Aundes Aura is currently 57,590 words. But what do I do next?

My current thought is to add more description, some appropriate character introspection . . . I don't know.

Since it's looking in pretty good shape, one suggestion from some Critique Circle friends was to give it to some beta readers. I could do both -- but with the edits, I'm just not sure where I'm supposed to go from here.

Either way, here's my secret. I've acquired an editor! She'll be editing the book in late February. Whatever the book's state, she'll be getting it then, and her changes are the last ones I plan/hope to make. Until then, my friend wanted to look at it after this round was done, so that's where I'll start.

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December Revision Update #2: Battle-Plan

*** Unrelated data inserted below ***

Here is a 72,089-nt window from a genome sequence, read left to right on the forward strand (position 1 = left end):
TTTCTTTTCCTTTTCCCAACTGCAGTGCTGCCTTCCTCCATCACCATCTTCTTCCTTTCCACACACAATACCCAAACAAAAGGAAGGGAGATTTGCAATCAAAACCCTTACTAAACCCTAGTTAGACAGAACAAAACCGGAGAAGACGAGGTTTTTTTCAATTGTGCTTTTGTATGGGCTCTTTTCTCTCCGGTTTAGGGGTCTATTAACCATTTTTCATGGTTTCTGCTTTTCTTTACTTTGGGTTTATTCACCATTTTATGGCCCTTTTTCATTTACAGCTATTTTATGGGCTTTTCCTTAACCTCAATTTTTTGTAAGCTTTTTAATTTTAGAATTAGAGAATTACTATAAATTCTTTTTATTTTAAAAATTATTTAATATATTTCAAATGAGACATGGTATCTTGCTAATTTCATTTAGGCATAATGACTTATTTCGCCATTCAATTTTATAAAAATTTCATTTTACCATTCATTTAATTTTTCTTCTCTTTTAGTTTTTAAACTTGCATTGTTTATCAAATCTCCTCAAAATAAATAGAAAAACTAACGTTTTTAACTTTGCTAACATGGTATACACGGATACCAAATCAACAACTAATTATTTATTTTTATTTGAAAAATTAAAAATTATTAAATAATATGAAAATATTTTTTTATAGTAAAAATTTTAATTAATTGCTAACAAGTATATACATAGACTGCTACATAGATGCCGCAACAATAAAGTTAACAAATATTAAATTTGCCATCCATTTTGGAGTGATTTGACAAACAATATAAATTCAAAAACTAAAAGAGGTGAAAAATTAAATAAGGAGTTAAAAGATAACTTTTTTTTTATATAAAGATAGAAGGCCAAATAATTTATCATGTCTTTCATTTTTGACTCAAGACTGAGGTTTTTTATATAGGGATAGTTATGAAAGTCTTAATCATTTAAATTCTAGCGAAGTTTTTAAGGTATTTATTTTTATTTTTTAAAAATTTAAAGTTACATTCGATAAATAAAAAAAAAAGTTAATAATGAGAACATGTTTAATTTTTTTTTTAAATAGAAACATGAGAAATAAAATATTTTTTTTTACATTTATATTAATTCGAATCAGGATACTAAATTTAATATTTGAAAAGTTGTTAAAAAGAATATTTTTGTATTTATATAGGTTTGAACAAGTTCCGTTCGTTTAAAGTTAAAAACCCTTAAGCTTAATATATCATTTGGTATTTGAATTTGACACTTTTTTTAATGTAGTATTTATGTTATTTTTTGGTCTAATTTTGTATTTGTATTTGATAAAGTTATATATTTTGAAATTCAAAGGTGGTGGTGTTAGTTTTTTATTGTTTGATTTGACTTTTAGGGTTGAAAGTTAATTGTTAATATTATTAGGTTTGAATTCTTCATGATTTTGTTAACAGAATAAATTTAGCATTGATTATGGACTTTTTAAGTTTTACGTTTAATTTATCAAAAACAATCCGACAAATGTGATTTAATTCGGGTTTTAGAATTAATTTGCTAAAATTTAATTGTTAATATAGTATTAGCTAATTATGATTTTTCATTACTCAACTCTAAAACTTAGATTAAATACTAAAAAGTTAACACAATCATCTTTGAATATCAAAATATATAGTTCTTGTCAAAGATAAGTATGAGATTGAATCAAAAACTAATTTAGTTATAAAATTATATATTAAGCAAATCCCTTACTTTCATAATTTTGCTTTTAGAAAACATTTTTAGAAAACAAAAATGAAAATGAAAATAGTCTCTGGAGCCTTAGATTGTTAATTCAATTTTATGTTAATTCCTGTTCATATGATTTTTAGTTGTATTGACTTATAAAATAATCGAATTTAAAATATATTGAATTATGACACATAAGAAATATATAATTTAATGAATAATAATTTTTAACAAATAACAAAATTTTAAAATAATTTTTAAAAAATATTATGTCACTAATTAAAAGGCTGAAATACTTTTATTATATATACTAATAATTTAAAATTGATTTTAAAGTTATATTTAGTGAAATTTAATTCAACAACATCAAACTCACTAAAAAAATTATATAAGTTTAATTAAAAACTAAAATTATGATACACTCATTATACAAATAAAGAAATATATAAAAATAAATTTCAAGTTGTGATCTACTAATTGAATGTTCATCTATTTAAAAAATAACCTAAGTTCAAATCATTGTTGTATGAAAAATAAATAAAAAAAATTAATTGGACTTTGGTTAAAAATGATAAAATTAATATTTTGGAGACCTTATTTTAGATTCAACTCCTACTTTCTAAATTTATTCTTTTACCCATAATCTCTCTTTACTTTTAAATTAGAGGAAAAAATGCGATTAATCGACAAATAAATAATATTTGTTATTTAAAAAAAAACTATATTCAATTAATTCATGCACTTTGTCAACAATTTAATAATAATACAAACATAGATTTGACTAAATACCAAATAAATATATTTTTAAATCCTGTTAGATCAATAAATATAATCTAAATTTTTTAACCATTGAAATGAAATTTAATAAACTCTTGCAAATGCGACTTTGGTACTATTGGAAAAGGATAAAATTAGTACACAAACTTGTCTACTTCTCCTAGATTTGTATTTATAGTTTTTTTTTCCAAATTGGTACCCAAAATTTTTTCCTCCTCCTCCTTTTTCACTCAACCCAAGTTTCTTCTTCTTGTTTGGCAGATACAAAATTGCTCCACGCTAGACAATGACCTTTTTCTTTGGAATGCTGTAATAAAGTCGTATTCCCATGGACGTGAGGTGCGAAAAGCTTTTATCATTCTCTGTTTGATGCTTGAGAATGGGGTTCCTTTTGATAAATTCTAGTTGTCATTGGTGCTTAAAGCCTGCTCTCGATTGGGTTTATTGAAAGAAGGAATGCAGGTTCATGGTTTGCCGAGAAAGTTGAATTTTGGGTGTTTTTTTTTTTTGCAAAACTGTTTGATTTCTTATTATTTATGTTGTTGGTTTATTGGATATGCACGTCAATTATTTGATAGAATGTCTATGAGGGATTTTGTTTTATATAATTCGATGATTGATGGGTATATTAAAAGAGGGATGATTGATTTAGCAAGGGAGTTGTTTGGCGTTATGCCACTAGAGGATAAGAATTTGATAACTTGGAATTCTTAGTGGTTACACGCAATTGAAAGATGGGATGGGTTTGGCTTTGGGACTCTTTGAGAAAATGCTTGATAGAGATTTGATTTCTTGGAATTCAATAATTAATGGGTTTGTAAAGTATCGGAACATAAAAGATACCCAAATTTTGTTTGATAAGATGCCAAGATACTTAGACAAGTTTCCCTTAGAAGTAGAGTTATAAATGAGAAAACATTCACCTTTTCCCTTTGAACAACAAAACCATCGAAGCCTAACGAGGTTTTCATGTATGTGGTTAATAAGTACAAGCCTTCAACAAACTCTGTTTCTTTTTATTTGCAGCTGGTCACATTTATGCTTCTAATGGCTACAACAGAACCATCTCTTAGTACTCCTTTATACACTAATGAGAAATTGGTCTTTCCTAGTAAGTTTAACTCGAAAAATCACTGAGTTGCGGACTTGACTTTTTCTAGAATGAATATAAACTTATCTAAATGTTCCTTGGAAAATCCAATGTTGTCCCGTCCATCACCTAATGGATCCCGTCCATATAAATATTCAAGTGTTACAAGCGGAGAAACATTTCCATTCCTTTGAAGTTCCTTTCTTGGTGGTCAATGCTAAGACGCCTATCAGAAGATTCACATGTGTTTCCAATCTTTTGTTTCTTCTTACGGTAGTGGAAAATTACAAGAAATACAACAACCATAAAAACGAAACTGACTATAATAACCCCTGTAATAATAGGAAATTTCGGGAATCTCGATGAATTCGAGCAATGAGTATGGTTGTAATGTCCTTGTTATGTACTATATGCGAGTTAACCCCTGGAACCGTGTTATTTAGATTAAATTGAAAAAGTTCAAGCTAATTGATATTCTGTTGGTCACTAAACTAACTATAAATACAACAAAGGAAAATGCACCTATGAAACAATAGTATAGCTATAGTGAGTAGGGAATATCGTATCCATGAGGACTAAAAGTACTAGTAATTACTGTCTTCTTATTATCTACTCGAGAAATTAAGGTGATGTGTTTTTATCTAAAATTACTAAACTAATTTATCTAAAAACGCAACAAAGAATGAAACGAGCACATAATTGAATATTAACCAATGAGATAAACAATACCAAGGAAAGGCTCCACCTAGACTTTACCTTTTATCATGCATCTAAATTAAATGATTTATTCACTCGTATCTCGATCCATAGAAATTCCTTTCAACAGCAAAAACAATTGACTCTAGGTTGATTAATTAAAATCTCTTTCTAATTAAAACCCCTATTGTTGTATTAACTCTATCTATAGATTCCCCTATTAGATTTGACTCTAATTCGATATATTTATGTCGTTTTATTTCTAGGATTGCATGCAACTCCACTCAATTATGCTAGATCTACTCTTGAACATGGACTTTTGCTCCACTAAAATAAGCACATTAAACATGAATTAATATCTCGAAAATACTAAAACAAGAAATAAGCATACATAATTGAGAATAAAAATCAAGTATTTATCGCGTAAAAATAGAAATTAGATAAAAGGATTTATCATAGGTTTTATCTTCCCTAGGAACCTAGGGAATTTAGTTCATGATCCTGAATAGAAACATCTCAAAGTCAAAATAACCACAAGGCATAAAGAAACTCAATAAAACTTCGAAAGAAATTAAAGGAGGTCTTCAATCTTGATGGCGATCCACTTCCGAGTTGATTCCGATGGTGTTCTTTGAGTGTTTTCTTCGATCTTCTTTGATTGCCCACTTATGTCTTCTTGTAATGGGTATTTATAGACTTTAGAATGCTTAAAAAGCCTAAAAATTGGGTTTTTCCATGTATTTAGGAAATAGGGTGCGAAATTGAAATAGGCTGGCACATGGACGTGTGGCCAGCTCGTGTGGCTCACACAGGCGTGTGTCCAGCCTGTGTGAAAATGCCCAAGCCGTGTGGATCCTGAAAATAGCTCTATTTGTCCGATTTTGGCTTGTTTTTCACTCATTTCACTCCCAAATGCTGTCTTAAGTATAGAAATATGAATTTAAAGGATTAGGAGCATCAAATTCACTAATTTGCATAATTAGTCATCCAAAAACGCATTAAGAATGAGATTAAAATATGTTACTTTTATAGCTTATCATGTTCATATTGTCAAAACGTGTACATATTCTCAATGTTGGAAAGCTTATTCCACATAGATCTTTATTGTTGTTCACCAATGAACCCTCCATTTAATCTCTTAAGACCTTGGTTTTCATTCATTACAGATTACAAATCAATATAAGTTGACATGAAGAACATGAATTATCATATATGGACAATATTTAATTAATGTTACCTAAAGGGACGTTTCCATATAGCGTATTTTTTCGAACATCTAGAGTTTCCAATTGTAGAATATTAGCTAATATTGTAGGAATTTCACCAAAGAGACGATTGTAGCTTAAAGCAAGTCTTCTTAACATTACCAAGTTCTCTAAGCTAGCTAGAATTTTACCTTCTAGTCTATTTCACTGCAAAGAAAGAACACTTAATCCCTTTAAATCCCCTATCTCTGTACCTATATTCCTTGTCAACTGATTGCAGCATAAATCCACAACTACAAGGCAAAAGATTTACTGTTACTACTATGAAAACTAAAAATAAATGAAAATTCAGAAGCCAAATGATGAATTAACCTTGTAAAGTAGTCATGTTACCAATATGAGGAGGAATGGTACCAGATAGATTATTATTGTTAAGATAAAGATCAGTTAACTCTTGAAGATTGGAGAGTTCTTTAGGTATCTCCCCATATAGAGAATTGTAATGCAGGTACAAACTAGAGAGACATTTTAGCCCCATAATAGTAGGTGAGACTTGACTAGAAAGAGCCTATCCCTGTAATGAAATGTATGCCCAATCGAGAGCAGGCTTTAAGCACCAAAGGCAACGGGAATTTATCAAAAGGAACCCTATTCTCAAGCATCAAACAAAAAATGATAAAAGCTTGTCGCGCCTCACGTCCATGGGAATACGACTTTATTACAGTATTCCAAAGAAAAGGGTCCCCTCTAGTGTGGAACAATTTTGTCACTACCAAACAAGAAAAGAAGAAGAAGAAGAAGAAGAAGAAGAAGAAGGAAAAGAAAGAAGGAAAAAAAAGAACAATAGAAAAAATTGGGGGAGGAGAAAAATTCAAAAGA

It's very motivational to know someone's working when you should be. It makes me work.

Since my last post on Thursday, I've revised another three chapters. On Friday I took a break, but on Saturday I jumped back in and revised two chapters, eating through another one today.

This is partly thanks to my new Twitter buds, @johannaharness and @JCRosen. They participate almost every night in #amwriting "sprints", which include editing. They go for a whole hour, where on my own I usually just do a 1/2 hour.

One great thing about this editing is that I'm certain I'm not skimping on it. What I'm actually doing is being time-effective. Not only am I actually progressing with it, but this approach means that I'm really focusing on what matters at this point: removing the big-picture stuff. Those internal monologues that make me say to my MC, "Dude . . . you're an IDIOT!" Gone. If not gone, then re-worded to something that isn't glaringly obvious, melodramatic, stated in the last page, stated a few chapters ago, clearly stated near the start of the book, or out of character.

So I'm an over-explainer. Which is just perfect because I'm also a sparse writer.

But it's all good! This is what revision is about, and I'm making my book way better! In fact, you should see the last chapter. I didn't need to do much at all to it, but what I did do made it better.